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What to read next year?

books
In the last couple of years I've been tremendously helped by the start-of-year poll asking which books from my unread shelf you all have read. I guess my logic for this is that I basically trust the literary judgement of my friends and other readers, and am interested to know what in particular from my sagging shelves I might look at next. (I also have been using two other mechanisms for choosing in each of the three categories below, popularity among LibraryThing users and longevity on my shelves). So I will once again be grateful to any and all who fill in this poll.

Apologies in advance to editors listed below as authors, or co-authors and co-editors whose names are omitted; this is scraped from my LibraryThing catalogue so some important details do get lost. Any miscategorisation, however, is entirely my fault and cannot be blamed on software.

Poll #1662282
This poll is closed.
Open to: All, detailed results viewable to: All, participants: 105

Which of these 122 sf works have you read?

View Answers
Mervyn Peake: Gormenghast Trilogy
39 (5.8%)
Guy Gavriel Kay: A Song for Arbonne
25 (3.7%)
Alastair Reynolds: Chasm City
8 (1.2%)
Nora Roberts: Heart of the Sea
4 (0.6%)
Horace Walpole: The Castle of Otranto
12 (1.8%)
Jacqueline Carey: Kushiel's Justice
5 (0.7%)
Christopher Tolkien: The Lays of Beleriand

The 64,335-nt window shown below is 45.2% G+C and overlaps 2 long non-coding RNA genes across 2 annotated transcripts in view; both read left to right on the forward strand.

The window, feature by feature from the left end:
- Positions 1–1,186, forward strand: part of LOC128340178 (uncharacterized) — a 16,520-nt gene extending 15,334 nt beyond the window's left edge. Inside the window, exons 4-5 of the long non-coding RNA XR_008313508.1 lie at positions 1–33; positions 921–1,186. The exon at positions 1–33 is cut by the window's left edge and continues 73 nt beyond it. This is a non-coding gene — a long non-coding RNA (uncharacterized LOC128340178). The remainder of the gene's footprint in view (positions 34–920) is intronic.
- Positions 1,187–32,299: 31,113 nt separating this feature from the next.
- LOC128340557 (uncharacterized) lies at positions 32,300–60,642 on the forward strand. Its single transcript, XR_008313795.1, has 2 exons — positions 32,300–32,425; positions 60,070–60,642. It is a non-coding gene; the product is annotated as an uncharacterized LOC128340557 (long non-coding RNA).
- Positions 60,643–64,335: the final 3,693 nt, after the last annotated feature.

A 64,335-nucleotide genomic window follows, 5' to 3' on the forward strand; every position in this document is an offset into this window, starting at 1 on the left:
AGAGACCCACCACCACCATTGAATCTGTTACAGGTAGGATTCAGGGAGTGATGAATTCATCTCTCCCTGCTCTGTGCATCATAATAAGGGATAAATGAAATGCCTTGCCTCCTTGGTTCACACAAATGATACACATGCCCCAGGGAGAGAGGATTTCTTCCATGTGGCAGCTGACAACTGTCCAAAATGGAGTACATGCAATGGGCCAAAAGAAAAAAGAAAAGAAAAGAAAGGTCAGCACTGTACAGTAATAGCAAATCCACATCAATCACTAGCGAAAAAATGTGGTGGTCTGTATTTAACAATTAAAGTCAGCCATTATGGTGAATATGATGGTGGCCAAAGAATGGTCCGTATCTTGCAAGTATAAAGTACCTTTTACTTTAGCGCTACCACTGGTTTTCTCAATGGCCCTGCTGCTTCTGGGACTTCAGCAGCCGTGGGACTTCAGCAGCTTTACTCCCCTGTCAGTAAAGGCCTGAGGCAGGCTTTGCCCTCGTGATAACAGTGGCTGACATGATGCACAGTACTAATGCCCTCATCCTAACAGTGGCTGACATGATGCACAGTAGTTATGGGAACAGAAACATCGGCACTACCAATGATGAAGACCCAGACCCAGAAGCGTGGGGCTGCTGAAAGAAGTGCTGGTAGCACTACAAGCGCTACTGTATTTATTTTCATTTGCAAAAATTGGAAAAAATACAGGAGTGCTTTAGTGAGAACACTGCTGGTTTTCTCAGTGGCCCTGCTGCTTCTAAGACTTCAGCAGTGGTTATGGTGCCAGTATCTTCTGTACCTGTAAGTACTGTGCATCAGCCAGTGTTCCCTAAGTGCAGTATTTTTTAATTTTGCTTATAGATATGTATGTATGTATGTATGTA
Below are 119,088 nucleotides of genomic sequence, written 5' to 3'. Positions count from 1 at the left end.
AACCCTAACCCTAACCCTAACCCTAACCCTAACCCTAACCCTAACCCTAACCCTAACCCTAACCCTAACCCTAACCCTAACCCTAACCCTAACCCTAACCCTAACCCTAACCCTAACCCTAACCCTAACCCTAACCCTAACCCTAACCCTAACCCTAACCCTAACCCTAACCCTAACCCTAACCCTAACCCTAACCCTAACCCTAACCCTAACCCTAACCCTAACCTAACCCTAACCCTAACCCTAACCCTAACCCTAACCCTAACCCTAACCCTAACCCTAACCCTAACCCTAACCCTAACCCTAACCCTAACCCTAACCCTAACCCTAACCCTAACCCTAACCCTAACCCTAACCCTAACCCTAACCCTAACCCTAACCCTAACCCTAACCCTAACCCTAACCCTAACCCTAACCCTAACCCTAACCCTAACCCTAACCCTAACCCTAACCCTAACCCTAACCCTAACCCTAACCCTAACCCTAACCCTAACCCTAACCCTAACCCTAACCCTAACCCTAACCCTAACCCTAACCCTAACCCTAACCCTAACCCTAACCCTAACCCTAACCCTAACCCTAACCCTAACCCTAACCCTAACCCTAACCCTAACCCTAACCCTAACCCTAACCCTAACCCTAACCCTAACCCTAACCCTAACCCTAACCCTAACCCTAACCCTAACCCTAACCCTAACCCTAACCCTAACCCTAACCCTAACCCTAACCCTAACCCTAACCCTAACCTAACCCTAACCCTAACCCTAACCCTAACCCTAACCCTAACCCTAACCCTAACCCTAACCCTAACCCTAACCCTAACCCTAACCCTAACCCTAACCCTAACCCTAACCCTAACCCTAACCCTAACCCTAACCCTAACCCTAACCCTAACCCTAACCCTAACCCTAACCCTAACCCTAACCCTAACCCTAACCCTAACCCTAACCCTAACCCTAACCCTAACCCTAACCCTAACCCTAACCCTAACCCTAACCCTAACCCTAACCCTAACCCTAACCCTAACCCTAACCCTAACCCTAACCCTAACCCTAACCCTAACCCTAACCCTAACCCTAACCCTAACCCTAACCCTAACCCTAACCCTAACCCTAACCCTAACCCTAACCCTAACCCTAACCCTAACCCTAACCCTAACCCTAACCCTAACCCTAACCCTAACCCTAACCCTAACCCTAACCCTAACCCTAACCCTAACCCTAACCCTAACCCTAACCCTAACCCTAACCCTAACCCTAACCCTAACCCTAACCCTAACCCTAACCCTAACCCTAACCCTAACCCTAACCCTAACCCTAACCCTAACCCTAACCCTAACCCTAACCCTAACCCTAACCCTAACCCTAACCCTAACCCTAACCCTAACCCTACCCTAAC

7 (1.0%)
Eric Flint: 1632
11 (1.6%)
Robert Holdstock: Mythago Wood
22 (3.3%)
Tim Powers: Last Call
19 (2.8%)
Edgar Allan Poe: The Fall of the House of Usher, And Other Stories
38 (5.6%)
Lori Handeland: Any Given Doomsday
2 (0.3%)
Christopher Tolkien: The Shaping of Middle-earth
8 (1.2%)
J. R. R. Tolkien: Letters from Father Christmas
15 (2.2%)
Philippa Pearce: Tom's Midnight Garden
29 (4.3%)
Jacqueline Carey: Kushiel's Mercy
4 (0.6%)
China Mieville: Looking for Jake and Other Stories
12 (1.8%)
Eoin Colfer: And Another Thing ...
4 (0.6%)
Lois Mcmaster Bujold: The Sharing Knife: Passage
18 (2.7%)
Muhsin Mahdi: The Arabian Nights
3 (0.4%)
Terry Pratchett: I Shall Wear Midnight
17 (2.5%)
Maureen F. McHugh: China Mountain Zhang
21 (3.1%)
Alastair Reynolds: Galactic North
9 (1.3%)
Iain Banks: Transition
14 (2.1%)
Paul Park: A Princess of Roumania
6 (0.9%)
J.R.R. Tolkien: Legend of Sigurd & Gudrun
3 (0.4%)
Selma Lagerlof: The Wonderful Adventures of Nils
7 (1.0%)
Lois Mcmaster Bujold: The Sharing Knife: Horizon
15 (2.2%)
Jacqueline Carey: Godslayer
2 (0.3%)
Elizabeth Hand: Waking the Moon